Finally, we must create a pathway to permanent housing by shortening the time that people are in shelters, which are not meant for long term use. We have to hold providers responsible for the duration of stay in their shelters. I will consider all options to accomplish this including expanding affordable housing stock through quality basement apartments, accessory dwelling units, and communal housing. 

At the height of the Covid crisis, some sectors of the city’s haredi (ultra-Orthodox) community were seen to be flouting safety guidelines. At the same time, leaders of the community felt singled out by the mayor, health department and law enforcement for public censure and fines. What lessons in governance did you draw from this issue? 

As mayor, I will focus on having a respectful working relationship that handles difficult issues professionally and thoughtfully. I will form policy in collaboration with the communities it impacts. We cannot implement or communicate policy in a way that vilifies any of our communities or increases risk of them being singled out for harassment. 

Jewish students have historically been disproportionately represented in the city’s specialized high schools, and Jewish alumni of these schools are justifiably proud of the education they received and excellence they represent. At the same time, the number of Black and Hispanic students has been vanishingly low and has plummeted in recent years. How would you increase diversity in the city’s specialized schools? Would you eliminate the Specialized High Schools Admissions Test? 

I would not eliminate the SHSAT, but I don’t support a test being the sole criteria. Admission criteria should also include grades, recommendations, essays, and extracurricular activities, which together creates a more meaningful assessment of every student. We have to get students especially in underserved communities who want to go to these schools earlier and better opportunities to prepare – that includes the best tutoring, after school programing, and access to extracurriculars.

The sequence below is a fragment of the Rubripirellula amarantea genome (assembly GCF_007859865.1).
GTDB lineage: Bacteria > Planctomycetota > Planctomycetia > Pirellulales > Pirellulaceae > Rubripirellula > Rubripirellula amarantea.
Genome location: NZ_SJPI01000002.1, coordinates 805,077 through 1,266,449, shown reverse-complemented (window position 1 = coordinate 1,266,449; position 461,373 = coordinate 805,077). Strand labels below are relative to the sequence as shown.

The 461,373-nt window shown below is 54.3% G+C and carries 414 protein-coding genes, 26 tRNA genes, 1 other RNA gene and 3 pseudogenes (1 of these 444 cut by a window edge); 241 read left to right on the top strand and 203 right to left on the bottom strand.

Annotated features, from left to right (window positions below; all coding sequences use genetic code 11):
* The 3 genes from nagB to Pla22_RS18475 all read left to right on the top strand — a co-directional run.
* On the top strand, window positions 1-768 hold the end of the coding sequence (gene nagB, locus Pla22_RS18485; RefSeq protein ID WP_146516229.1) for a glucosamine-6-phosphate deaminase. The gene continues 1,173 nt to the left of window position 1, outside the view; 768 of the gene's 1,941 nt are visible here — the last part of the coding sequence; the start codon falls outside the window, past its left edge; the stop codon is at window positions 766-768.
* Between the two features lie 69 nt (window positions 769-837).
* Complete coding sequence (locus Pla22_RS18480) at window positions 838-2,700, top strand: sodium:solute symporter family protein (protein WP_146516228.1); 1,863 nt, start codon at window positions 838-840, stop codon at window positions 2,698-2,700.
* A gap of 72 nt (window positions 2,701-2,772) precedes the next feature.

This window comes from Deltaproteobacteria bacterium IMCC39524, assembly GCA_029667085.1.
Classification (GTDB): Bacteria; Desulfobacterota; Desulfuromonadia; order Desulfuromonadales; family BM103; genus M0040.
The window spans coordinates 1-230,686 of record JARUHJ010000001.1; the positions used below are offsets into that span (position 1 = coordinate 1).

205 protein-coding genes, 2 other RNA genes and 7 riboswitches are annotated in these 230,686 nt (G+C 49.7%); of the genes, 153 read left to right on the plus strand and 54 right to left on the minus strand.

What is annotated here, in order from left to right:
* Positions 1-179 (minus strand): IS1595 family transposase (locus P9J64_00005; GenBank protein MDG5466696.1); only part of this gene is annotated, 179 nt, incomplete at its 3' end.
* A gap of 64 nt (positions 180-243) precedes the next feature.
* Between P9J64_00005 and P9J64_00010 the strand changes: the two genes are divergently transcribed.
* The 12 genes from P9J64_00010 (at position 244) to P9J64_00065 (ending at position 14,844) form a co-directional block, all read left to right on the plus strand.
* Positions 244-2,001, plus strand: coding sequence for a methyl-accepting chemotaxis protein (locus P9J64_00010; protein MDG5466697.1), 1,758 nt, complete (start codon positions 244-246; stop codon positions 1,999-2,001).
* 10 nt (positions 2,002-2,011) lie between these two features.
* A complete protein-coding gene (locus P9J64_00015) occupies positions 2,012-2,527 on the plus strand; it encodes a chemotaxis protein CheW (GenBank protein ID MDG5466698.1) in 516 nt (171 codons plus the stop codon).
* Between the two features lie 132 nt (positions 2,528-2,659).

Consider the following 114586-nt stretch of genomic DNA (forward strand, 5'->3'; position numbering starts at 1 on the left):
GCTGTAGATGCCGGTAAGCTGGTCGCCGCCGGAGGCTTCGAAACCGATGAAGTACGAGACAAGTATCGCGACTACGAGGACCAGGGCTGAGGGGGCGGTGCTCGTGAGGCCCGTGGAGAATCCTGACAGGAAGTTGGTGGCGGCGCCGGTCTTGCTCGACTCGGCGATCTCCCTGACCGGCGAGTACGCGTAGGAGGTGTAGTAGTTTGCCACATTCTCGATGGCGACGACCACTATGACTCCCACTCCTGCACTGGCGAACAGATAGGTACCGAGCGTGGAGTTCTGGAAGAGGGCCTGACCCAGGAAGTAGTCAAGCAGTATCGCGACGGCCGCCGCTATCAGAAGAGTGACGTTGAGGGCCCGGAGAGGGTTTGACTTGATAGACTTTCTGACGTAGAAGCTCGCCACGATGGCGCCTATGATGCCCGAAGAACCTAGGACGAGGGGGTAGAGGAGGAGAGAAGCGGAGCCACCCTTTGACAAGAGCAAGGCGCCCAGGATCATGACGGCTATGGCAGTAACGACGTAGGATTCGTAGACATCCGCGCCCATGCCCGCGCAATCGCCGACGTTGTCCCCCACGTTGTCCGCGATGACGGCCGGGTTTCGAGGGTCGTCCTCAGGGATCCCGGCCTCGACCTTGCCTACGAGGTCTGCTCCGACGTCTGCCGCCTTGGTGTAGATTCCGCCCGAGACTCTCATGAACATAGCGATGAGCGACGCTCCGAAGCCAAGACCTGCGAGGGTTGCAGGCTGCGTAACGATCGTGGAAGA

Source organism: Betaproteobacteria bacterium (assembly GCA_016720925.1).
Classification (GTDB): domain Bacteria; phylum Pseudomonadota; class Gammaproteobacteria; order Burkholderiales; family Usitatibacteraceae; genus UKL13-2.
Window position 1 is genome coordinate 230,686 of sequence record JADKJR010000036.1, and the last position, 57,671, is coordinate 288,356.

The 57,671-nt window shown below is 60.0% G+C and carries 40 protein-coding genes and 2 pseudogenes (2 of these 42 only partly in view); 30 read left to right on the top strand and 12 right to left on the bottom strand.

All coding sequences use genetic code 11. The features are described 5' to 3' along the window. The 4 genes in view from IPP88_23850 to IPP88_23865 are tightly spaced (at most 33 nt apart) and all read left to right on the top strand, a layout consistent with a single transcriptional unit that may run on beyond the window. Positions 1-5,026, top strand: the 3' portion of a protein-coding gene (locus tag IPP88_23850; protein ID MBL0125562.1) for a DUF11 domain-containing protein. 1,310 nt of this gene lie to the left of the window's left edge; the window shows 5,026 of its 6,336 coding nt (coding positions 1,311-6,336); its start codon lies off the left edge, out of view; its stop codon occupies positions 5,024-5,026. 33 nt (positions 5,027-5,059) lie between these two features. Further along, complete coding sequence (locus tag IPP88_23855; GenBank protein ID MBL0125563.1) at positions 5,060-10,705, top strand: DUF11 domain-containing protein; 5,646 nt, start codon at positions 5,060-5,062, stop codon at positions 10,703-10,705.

The Covid crisis caused many New Yorkers to question their commitment to city life, and to consider relocating to the suburbs or other parts of the country. What’s your best case for convincing Jewish New Yorkers to stay or come back, and what specific policies will you pursue to keep them or welcome them back home? 

Improving the quality of life and making NYC a better place to run a business will bring back the millions of residents, commuters, and tourists whose spending power will tremendously boost the economy. People are eager to work in person and to start travelling again, so we need to make sure they have a safe and vibrant city to return to. My economic Comeback plan focuses on immediate stimulus to bring back jobs; a Comeback Festival that will drive tourism; a Comeback Bank to help new small businesses get started; and increased focus on safety and quality of life issues. 

From whom do you seek advice on Jewish communal affairs? Who on your staff serves as a liaison to the Jewish community? 

I recently met with the Orthodox Union board, Agudath Israel of America and Crown Heights Jewish Community Council. I also spoke with a group of 20 rabbis — a mix of Reform, Conservative and Orthodox rabbis, as well as with the leaders of the Hasidic Bobov sect, the largest Orthodox voting bloc in the Borough Park neighborhood in Brooklyn. I am committed to bringing Jewish community leaders and members to the table, so that those in my administration can become better advocates and institute meaningful policy reforms. I will appoint liaisons to Jewish communities and will make sure to prioritize cultural competency.